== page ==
When we plan an intervention, we don’t plan on staying there forever. For example, when CDC planned an intervention for ending the 2014 Ebola outbreak in Liberia, Guinea, or Sierra Leone, they initially planned to end the epidemic. However, while working on this, they decided to expand on their work by strengthening the disease surveillance and public health emergency response systems to ensure the health systems in these countries were better equipped to quickly identify and respond to any future public health emergencies, including the Ebola virus. Our plan is always to leave the right system in place so that after our intervention, the local assets can sustain the project effectively. That is why we ensure that all our data are accurate, accessible, and easy to understand.
After every intervention project, we always take the time to address some concerns, including:
- What happens when we are done with the project?
- Can the state continue to ensure immunization supervision remains at an all-time high?
- Can the public health emergency national officer detect infectious diseases outbreak anywhere in the country?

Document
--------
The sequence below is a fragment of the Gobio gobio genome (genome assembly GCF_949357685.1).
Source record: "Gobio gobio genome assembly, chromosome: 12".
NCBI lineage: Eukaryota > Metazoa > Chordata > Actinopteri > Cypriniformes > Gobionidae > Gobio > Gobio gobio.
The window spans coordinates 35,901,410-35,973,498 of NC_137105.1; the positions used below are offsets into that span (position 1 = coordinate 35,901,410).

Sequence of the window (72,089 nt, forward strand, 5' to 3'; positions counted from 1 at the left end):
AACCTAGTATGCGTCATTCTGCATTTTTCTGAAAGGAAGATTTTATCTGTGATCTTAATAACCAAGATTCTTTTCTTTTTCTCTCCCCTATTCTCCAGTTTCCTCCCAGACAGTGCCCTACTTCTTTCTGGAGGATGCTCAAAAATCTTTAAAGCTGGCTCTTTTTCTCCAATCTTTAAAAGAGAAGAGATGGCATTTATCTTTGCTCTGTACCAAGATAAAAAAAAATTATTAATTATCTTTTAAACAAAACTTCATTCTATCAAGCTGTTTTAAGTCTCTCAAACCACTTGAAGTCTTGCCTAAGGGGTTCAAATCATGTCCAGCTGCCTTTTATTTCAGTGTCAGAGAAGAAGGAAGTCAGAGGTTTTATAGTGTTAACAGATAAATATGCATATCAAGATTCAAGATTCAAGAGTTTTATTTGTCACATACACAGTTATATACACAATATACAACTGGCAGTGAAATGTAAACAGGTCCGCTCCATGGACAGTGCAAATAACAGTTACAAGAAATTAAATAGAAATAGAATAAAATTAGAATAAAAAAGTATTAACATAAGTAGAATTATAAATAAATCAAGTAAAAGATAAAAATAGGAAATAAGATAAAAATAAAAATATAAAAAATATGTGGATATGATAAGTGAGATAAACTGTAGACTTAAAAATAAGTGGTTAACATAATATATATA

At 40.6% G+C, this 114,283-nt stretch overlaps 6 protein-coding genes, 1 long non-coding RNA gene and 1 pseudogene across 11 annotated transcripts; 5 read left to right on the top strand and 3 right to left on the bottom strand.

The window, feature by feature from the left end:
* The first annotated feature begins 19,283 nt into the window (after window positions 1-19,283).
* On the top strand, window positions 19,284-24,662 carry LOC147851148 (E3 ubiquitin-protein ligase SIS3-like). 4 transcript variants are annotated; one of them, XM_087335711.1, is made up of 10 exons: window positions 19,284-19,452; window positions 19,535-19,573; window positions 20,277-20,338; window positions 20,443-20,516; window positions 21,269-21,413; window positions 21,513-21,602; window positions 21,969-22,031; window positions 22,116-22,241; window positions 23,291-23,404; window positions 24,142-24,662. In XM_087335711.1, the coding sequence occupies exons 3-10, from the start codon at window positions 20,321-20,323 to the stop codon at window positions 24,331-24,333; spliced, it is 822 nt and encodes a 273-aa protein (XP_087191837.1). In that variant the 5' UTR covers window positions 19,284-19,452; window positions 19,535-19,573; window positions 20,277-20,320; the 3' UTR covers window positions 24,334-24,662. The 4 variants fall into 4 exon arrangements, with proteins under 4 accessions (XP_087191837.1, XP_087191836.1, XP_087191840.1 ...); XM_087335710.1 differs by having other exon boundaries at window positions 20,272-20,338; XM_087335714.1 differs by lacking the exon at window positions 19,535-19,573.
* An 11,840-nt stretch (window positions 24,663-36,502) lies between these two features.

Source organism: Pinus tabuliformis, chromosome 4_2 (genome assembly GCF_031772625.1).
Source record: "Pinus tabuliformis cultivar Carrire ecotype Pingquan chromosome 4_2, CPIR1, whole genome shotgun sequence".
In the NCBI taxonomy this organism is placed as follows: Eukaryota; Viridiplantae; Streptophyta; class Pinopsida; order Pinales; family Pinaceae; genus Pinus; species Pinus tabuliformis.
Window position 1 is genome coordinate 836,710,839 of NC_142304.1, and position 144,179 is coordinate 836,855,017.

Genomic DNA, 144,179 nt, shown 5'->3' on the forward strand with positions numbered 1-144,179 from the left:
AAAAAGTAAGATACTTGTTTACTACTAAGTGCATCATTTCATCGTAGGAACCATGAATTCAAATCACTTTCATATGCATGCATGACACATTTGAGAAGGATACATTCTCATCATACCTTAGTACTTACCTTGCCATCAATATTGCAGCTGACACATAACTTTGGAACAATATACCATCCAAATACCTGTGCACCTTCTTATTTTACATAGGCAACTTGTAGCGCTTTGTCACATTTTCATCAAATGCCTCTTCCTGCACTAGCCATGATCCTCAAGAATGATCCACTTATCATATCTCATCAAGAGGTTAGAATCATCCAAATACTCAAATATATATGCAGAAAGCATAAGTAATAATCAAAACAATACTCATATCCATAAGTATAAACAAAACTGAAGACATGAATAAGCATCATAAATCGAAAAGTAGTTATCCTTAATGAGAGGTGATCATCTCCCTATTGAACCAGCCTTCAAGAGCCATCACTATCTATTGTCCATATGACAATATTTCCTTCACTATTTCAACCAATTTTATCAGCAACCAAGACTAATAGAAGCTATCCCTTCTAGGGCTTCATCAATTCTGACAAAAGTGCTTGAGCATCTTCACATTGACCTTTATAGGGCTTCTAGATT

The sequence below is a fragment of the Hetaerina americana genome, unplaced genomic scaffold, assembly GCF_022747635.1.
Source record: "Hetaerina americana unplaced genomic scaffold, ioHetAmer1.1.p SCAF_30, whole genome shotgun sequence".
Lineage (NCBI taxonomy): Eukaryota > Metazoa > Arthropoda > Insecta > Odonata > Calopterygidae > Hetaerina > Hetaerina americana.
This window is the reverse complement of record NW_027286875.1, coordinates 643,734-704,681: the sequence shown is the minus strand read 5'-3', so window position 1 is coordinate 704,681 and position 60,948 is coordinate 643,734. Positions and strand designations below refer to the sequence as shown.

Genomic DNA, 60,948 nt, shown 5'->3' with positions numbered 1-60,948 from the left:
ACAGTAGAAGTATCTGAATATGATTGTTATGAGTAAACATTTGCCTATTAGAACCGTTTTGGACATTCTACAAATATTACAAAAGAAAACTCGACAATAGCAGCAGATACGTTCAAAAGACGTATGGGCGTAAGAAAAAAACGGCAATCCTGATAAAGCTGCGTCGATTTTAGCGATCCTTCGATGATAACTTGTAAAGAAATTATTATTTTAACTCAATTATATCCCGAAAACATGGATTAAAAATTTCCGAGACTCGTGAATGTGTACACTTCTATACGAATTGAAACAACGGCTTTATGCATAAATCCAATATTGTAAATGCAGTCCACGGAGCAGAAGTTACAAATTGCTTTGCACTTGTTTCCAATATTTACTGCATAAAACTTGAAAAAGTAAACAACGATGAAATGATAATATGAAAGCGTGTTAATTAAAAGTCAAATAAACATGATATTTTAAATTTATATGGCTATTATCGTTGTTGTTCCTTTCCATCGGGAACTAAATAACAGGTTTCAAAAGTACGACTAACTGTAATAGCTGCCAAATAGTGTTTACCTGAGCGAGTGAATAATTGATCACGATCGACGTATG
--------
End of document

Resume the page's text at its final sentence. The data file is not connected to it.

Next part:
It is not just about creating a system and leaving the system behind; it’s really about making sure that people who would be using the technology after our departure know how to use it, build on it, and effectively pass the knowledge to others.
How do you plan to attract more partners from Africa?
Olivia: We are trying to work on a lot of projects across different regions on the continent. For example, the immunization coordination centres project has expanded our reach to new African nations. The more we work and collaborate with different government partners, the more they realise the importance of our work. Because of our successful interventions, many collaborators would want us to replicate these successes to improve the healthcare system across the continent. So whether we are involved with the interventions in some of these regions or not, we released the data portal to ensure that people have unrestricted access to the data they need; we would be delighted to know that our data is helping decision-makers across Africa.
Mustapha has a strong relationship with written words and enjoys elaborating on minor details with a plethora of information.